Modern Liberty to Own Land Centralization under Henry II Development of Taxation Detachment of Political Character from Land Ownership Detachment of Feudal Tenantry from Land Ownership The Development of Modern Tenantry The Right of Disposition Incorporeal Rights Right of Bequest Modern Liberty of Corporate Ownership The Trading Companies Freedom of Association Limitation of Ownership in the Nineteenth Century

na

53 54 56 57 58 60 6a 67 68 73 74 77 78

CHAPTER V L I B E R T Y T O O W N S L A V E S IN A M E R I C A

Indenture Black Slavery Government Aid Concentration

84 89 94 98 CHAPTER

VI

L I B E R T Y TO O W N L A N D I N A M E R I C A

Colonial Limitations Development of Allodial Tenures Legal Private Fights in Land Rights of Possession "Rights of Use Rights of Disposition The Land Policy of the Government CHAPTER

100 104 104 106 m 112 116 VII

L I B E R T Y TO O W N C O R P O R A T E P R O P E R T Y IN A M E R I C A

Early Commercial Regulation Beginning of Corporations General Laws of Incorporation Chapters as Contracts The Fourteenth Amendment Ease of Incorporation The Aggressions of Corporations Concentration

118 119 122 122 124 126 127 129

353]

CONTENTS

9

CHAPTER VIII

"U™

L I M I T A T I O N OF S L A V E O W N E R S H I P

The Abolitionists State Opposition The Civil War Negro Freedom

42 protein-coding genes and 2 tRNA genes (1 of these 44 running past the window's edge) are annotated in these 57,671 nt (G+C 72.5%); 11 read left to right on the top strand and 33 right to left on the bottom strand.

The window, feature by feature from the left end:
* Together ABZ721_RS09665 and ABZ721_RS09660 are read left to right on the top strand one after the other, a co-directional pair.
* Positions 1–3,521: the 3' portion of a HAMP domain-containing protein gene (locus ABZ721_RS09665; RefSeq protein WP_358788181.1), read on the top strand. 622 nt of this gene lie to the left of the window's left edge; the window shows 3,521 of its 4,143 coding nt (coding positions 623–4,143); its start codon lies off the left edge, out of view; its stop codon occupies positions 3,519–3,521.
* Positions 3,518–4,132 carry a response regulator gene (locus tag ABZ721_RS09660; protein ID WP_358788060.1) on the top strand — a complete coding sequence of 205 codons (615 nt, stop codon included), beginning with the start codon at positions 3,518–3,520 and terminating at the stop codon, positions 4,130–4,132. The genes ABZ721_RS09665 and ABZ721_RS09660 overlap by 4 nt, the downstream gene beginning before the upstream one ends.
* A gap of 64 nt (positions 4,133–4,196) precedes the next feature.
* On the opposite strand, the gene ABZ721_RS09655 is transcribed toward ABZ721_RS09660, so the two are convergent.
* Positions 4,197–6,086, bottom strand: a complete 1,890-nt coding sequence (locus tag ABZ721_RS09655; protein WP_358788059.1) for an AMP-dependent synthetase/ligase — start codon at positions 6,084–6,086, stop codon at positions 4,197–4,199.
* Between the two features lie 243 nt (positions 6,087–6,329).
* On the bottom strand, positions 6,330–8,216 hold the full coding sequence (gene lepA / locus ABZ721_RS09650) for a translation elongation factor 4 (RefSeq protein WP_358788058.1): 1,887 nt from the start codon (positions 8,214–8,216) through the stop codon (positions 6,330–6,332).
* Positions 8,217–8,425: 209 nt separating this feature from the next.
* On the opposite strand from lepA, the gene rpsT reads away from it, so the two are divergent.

133 134 135 136

CHAPTER

IX

L I M I T A T I O N OP L A N D O W N E R S H I P

Social Subtractions from Private Property From the Right of Possession From the Right of Use From the Right of Disposition

CHAPTER

137 138 148 150

X

L I M I T A T I O N OF C O R P O R A T E O W N E R S H I P

The Abuse of Power Public Partial Rights Ultra Vires A c t s The Modification of Patent Rights Modification of the Dartmouth College Decision The Common Law Constitutional Provisions against Monopoly Constitutional Provisions against Combination National Legislation and Cases Police Regulation of Corporations Of Banking and Insurance Of Railroads Of Incorporation Public Promotion of Commercial Interests Labor Contracts Laws Protecting Labor in Employment Laws Securing Labor in Employment Strikes Conciliation and Arbitration Employers' Associations Labor Unions The Inefficacy of Laws

154 157 159 159 159 161 161 162 163 165 166 167 170 171 171 176 180 180 181 182 183 183

IO

CONTENTS

[354 PACK

Ameliorations of Inequitable Distribution Public Charities Municipal Ownership Corporate Profit Sharing Stock Ownership Cooperation Insurance Welfare Work of Corporations Private Philanthropy The Creation of a Social Interest in Private Property The Centralization of Government The Continuity of the Progress of Liberty CHAPTER

184 185 185 186 187 187 188 189 189 190 191 192 194 195